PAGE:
Published by CPA Canada in CareerVision
Have you ever had a job where you thought you had it all figured out? Each day seems predictable, tasks seem routine, answers seem obvious, problems non-existent. Routine, smooth sailing, nothing to report from here. Hmmmm…could a job really be this easy?
Situations like this can actually be dangerous, as too much complacency and comfort in a job can create the potential for an “asleep at the wheel” scenario. The result: substandard work, mistakes that don’t get caught, and a declining level of motivation and engagement. The risks: can vary, depending on the seniority of the role, but should never be acceptable. In practical terms, a lack of role engagement can cause all kinds of problems for companies.
Those who have successfully reached the executive level know that an “autopilot” mentality is never acceptable, as it insulates against what could go wrong, increasing risk to unacceptable levels. Smart executives understand how critical sound risk management skills and awareness are, particularity as the seniority of the role increases, and it’s difficult to detect and manage risk without engagement (risks don’t typically come with signs and banners to announce their arrival!). In order to successfully protect a company from the proverbial “what could go wrong”, its leadership needs to be addressing the situation well in advance of when it arrives.
In this series, we have already considered the importance of professional development, comprehensive reading, clear communication, and consistent reliability as part of the Executive Edge skill set. Here’s more about why being fully engaged in your role at all times is so important.
Where it Goes Wrong
Simply put, trouble begins when thoughts of “I have this all figured out” start to creep in. Managers who fall into this mindset can become less effective in several directions: missing errors made by staff members; failing to notice risks and challenges emerging within their own role; and being a less effective management team member. Allow this mentality to exist for a period of time and a once effective organization can find itself adrift (and that can be a scary place).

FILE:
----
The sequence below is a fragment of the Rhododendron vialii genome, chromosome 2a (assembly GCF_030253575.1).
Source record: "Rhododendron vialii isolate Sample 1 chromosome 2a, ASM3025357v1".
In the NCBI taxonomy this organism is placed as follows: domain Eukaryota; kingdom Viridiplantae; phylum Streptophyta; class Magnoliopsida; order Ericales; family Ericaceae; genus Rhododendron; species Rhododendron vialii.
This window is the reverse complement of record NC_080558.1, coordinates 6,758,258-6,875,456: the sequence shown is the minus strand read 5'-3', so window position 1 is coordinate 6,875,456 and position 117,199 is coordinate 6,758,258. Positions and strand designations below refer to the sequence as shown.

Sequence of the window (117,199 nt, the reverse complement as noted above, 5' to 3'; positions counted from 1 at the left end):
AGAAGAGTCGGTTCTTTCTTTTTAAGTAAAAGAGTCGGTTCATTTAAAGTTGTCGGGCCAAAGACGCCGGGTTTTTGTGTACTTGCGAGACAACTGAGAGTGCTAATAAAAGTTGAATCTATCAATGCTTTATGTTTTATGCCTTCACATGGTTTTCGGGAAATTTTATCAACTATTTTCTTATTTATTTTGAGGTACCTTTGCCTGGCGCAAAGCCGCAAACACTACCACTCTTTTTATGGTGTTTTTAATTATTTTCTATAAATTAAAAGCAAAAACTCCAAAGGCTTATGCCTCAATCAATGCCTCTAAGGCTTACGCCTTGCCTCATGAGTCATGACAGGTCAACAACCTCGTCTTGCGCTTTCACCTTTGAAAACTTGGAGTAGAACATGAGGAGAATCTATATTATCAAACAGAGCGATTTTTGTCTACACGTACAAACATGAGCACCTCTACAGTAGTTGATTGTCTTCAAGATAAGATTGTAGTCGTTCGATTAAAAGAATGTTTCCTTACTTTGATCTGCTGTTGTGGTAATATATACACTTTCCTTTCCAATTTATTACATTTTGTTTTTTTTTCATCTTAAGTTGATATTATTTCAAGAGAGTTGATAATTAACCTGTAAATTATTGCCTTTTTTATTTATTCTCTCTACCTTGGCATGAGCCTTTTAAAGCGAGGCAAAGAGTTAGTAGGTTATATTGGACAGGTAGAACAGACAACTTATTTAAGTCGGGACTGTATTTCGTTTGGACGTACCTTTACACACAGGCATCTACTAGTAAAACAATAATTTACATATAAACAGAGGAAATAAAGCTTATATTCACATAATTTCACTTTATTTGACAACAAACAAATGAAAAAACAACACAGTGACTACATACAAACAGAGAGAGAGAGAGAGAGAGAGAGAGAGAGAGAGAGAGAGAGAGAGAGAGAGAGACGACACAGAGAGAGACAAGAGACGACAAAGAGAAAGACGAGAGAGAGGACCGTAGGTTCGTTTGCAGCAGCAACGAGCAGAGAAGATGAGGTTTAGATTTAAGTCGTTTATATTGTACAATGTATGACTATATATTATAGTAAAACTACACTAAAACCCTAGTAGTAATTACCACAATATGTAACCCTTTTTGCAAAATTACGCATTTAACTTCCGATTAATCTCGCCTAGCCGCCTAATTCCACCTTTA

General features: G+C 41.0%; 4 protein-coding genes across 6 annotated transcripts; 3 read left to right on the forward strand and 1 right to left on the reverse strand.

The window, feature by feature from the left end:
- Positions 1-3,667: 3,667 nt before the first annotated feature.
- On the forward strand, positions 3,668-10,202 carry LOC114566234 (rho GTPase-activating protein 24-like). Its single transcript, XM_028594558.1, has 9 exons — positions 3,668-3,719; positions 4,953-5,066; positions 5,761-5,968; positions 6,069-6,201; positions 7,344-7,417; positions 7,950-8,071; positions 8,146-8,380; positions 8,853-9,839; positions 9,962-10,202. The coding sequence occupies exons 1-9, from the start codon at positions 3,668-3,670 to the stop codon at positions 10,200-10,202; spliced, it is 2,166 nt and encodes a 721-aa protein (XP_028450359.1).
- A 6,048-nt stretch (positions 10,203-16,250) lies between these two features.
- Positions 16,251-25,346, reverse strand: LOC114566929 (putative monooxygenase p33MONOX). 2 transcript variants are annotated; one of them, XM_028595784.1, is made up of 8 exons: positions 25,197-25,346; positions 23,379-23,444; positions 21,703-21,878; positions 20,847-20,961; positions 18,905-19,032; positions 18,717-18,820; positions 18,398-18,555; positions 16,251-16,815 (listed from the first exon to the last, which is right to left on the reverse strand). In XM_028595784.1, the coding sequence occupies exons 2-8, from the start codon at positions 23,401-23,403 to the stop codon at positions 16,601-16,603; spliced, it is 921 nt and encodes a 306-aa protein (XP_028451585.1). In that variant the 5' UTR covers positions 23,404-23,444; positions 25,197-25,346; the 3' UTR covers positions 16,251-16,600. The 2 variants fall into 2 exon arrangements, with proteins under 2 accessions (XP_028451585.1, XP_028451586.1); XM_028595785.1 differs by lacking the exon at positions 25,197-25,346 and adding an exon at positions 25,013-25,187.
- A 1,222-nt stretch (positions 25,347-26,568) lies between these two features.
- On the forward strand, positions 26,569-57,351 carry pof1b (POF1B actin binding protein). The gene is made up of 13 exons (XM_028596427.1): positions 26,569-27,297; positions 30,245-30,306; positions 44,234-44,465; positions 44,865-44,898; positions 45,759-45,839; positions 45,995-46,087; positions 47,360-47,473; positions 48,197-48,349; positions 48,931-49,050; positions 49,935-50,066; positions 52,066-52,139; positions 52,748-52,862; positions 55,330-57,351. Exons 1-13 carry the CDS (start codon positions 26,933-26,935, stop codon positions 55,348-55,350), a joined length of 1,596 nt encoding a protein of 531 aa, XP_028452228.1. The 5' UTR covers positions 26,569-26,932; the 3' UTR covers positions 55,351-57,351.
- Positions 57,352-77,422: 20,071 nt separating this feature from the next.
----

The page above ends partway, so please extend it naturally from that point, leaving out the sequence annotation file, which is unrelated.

Get the Executive Edge
Resist the temptation to become too complacent and less aware of the complexities and issues developing around you. Ensure that you are always fully engaged in your role; here’s how:
- Recognize the benefits of fear. Not all fear comes to harm you; in fact, it can be helpful. Recognize the importance of your role and the consequences of making errors or performing poorly. What could the impacts be to the business? Others? Yourself? This approach keeps it real and should provide the motivation to maximize your engagement level at all times.
- Monitor your engagement level. Check in with yourself on a regular basis to make sure that your engagement level is acceptable and not starting to wane. Turn a declining situation around by setting some goals and/or identifying any tasks that are bogging down your productivity. If your role is truly becoming too routine, talk to your supervisor about taking on some new tasks or increasing variety, where possible.
- Increase your risk management skills. Risk management is a specialized, but interesting area. Understanding more about how to identify and manage risks can provide the tools to help to put your role in context. Seek out training opportunities with the goal of practical application.
- Make continuous learning a norm. Professional development is an excellent tool to keep engagement high, as well as understanding the implications of substandard performance; make it a regular part of your working life.
- Call out autopilot behavior. If you see examples of decreased role engagement in staff members or peers, speak up. The team only performs as well as its weakest link, so raising the issue in the spirit of constructive improvement is fair.
Adopting a strategy of always being a little afraid is not a bad thing; with changing environments, competitive threats, and what the future holds, there is much to be mindful. This fear mentality actually creates comfort, in terms of truly being in command of what’s going on and what’s to come. No asleep at the wheel here.